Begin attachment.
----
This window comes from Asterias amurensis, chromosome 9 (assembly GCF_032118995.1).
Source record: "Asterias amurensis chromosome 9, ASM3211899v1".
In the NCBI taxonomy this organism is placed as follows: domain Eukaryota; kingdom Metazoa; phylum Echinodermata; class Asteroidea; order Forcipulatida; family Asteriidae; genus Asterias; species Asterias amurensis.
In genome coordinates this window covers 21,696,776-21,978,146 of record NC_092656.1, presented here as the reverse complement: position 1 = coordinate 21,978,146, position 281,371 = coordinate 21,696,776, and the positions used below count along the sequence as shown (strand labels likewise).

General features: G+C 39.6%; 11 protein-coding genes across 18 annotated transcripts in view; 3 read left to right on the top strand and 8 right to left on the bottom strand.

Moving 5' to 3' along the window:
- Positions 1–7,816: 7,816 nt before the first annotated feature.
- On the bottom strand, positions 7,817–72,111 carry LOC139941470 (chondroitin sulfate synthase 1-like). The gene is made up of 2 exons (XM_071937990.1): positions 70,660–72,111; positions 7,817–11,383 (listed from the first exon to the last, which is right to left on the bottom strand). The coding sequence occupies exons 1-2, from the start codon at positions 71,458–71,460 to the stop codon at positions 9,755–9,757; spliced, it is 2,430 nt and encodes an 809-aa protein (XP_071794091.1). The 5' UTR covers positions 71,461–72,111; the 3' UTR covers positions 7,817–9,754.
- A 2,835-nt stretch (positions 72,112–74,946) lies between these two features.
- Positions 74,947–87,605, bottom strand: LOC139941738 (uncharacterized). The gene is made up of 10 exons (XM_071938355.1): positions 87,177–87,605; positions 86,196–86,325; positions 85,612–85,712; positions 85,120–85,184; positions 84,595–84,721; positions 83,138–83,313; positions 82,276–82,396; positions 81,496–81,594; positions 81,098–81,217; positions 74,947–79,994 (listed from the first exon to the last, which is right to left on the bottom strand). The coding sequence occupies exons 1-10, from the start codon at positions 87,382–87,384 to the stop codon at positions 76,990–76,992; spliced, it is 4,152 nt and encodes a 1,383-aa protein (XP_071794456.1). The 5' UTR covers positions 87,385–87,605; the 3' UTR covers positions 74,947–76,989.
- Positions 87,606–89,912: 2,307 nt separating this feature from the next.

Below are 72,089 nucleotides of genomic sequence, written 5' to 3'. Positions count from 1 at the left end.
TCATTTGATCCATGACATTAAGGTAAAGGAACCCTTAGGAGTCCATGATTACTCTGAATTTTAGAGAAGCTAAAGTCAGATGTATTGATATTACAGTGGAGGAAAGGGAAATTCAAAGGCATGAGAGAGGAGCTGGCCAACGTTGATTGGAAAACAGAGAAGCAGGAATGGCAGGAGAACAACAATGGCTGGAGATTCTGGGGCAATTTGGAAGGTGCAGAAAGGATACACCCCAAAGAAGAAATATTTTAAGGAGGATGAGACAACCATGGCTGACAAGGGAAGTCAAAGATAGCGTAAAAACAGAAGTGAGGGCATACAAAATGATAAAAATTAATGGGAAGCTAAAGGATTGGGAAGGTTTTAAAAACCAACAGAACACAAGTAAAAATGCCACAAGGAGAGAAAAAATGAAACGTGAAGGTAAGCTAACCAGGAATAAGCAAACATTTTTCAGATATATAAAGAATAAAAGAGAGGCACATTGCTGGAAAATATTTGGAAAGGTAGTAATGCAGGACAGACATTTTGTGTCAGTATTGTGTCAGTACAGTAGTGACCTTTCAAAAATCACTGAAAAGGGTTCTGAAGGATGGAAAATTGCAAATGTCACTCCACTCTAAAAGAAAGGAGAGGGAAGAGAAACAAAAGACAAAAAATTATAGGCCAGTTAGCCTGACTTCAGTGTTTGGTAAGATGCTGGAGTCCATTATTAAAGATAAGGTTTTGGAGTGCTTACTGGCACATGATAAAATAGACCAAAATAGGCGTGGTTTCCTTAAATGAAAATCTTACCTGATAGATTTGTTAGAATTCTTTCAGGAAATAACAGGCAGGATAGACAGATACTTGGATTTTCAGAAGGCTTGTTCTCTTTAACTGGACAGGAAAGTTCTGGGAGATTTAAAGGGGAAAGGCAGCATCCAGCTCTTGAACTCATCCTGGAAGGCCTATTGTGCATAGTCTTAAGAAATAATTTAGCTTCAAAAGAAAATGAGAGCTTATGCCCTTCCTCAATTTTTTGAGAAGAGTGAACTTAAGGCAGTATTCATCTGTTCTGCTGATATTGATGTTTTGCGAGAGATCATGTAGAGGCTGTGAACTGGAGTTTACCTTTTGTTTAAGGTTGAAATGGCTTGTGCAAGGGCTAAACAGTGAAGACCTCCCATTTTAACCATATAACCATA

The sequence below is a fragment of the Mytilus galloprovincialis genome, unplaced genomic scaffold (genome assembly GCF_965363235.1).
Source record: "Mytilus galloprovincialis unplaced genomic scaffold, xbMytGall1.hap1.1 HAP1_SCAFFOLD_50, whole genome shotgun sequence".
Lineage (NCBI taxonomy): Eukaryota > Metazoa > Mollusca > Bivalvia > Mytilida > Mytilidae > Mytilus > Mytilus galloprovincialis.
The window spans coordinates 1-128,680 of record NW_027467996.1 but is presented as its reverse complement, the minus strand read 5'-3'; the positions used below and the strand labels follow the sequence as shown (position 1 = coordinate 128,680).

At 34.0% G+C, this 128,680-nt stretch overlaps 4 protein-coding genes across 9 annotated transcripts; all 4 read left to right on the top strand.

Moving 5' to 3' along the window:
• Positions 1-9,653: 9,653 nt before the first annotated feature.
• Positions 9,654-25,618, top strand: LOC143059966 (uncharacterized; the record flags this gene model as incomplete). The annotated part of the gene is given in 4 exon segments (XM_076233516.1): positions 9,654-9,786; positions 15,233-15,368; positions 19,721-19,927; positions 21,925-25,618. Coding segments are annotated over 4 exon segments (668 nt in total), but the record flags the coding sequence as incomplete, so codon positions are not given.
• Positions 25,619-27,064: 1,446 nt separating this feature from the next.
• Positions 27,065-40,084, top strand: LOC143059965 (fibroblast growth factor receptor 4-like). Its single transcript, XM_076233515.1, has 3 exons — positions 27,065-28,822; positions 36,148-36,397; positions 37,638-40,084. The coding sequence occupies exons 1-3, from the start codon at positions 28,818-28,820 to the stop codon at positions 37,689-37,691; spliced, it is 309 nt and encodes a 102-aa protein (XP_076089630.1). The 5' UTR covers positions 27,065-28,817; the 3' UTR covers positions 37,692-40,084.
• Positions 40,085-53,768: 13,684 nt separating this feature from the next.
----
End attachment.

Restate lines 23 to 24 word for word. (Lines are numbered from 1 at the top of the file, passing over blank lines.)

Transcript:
• Positions 27,065-40,084, top strand: LOC143059965 (fibroblast growth factor receptor 4-like). Its single transcript, XM_076233515.1, has 3 exons — positions 27,065-28,822; positions 36,148-36,397; positions 37,638-40,084. The coding sequence occupies exons 1-3, from the start codon at positions 28,818-28,820 to the stop codon at positions 37,689-37,691; spliced, it is 309 nt and encodes a 102-aa protein (XP_076089630.1). The 5' UTR covers positions 27,065-28,817; the 3' UTR covers positions 37,692-40,084.
• Positions 40,085-53,768: 13,684 nt separating this feature from the next.